Mission highlights[edit]

Soyuz TMA-02М was successfully launched from the Baikonur Cosmodrome on Tuesday, 7 June 2011 at 9:12 pm UTC (8 June 2011, 2:12 am local Baikonur time).[4] The spacecraft docked with the International Space Station 5:18 pm on Thursday, 9 June 2011, linking with the Rassvet module of the ISS.[2] The Soyuz transported a three person international crew to the International Space Station (Sergey Volkov, Russia – mission commander; Michael E. Fossum, U.S.A; Satoshi Furukawa, Japan), who remained there until mid-November 2011.[7]

On board the ISS the Soyuz crew joined the Russian cosmonauts Andrei Borisenko and Aleksandr Samokutyayev and the NASA astronaut Ron Garan, their fellow crew members of Expedition 28.[2][20]

Return to Earth[edit]

References[edit]

  1. ^ NASA. "Consolidated Launch Manifest". NASA. Retrieved 28 April 2011. 
  2. ^ a b c d e "Expedition 28". NASA. Retrieved 7 June 2011. 
  3. ^ a b [1]
  4. ^ a b Soyuz Blasts Off To International Space Station. Irish Weather Online, 8 June 2011. Accessed 8 June 2011
  5. ^ Station-bound Soyuz space capsule climbs into orbit. Spaceflight Now, 7 June 2011. Accessed 8 June 2011
  6. ^ 3 traveling to space station safely in orbit, USA Today, 7 June 2011. Accessed 8 June 2011
  7. ^ a b Russian spacecraft blasts off for space station, Associated Press, 7 June 2011. Accessed 8 June 2011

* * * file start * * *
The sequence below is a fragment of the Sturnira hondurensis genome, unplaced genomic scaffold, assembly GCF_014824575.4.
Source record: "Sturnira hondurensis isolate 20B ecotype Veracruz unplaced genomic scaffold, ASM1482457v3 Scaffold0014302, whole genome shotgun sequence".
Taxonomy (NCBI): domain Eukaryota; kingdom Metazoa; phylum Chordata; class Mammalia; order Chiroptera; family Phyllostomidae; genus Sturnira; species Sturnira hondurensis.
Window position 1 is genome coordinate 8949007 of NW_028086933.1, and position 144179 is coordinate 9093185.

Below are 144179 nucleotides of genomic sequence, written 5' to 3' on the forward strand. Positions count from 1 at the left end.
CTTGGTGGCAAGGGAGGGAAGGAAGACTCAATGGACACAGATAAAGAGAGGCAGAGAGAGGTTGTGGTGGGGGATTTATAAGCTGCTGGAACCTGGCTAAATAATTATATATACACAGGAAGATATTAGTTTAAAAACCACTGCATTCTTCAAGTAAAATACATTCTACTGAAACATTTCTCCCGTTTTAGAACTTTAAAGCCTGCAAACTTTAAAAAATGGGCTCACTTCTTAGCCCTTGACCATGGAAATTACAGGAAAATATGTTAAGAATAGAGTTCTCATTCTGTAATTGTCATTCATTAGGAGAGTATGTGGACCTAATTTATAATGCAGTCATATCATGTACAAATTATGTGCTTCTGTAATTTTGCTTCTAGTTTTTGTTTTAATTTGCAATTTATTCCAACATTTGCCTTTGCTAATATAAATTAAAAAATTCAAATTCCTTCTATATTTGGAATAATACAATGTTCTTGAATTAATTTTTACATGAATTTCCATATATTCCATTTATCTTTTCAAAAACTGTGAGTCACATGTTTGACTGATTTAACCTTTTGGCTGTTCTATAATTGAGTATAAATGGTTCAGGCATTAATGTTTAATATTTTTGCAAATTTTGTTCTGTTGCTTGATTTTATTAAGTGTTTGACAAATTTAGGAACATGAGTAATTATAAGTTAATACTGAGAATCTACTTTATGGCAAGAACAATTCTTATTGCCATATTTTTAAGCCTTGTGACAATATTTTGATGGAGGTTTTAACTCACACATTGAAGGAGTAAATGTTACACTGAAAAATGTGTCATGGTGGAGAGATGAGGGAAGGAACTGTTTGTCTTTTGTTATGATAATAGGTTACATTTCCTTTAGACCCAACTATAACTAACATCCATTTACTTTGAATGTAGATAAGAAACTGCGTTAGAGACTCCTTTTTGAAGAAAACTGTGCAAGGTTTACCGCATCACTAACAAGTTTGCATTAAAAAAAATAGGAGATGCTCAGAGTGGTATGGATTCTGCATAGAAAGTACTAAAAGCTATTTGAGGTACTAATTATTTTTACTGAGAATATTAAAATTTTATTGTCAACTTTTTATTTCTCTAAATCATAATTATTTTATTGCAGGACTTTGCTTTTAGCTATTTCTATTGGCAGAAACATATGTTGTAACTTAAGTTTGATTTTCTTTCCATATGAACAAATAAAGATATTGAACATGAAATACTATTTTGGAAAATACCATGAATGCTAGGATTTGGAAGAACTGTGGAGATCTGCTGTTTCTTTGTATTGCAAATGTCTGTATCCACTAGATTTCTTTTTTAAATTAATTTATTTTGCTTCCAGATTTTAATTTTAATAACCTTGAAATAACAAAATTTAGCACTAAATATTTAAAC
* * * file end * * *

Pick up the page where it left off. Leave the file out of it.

8. ^ NASA HQ (2009). "NASA and its International Partners Assign Space Station Crews". NASA. Retrieved 7 October 2009. 
  9. ^ JAXA announcement of Furukawa assignment (in Japanese)
  10. ^ "Roscosmos Head Anatoly Perminov Approves the Patch of the Soyuz TMA-02M Crew". Russian Federal Space Agency. 12 March 2011. Retrieved 25 May 2011. 
  11. ^ Russian Federal Space Agency (21 April 2011). "Soyuz TMA-02M Arrives at the Space Port". Retrieved 29 May 2011. 
  12. ^ Russian Federal Space Agency (10 May 2011). "Soyuz TMA-02M Prelaunch Processing is in Progress at Baikonur". Retrieved 29 May 2011. 
  13. ^ Russian Federal Space Agency (24 May 2011). "Roscosmos Board Meeting Reviews Soyuz TMA-02M Flight Readiness". Retrieved 29 May 2011. 
  14. ^ Russian Federal Space Agency (27 May 2011). "Soyuz TMA-02M Crew Interviewed by News Media". Retrieved 29 May 2011. 
  15. ^ Russian Federal Space Agency (13 May 2011). "Soyuz TMA-02М Crew Got Excellent Mark on the First Day of the Examination Training". Retrieved 29 May 2011. 
  16. ^ Russian Federal Space Agency (12 May 2011). "Soyuz TMA-02М Crew Exams to Begin Today". Retrieved 29 May 2011. 
  17. ^ Russian Federal Space Agency (25 May 2011). "Soyuz TMA-02M Crews Arrive at Baikonur". Retrieved 29 May 2011. 
  18. ^ Russian Federal Space Agency (26 May 2011). "Soyuz TMA-02M Crews: First Training at Baikonur". Retrieved 29 May 2011. 
  19. ^ Soyuz TMA-M manned transport vehicle of a new series Energia Corporation
  20. ^ Soyuz ship blasts off into space, Voice of Russia, 8 June 2011. Accessed 9 June 2011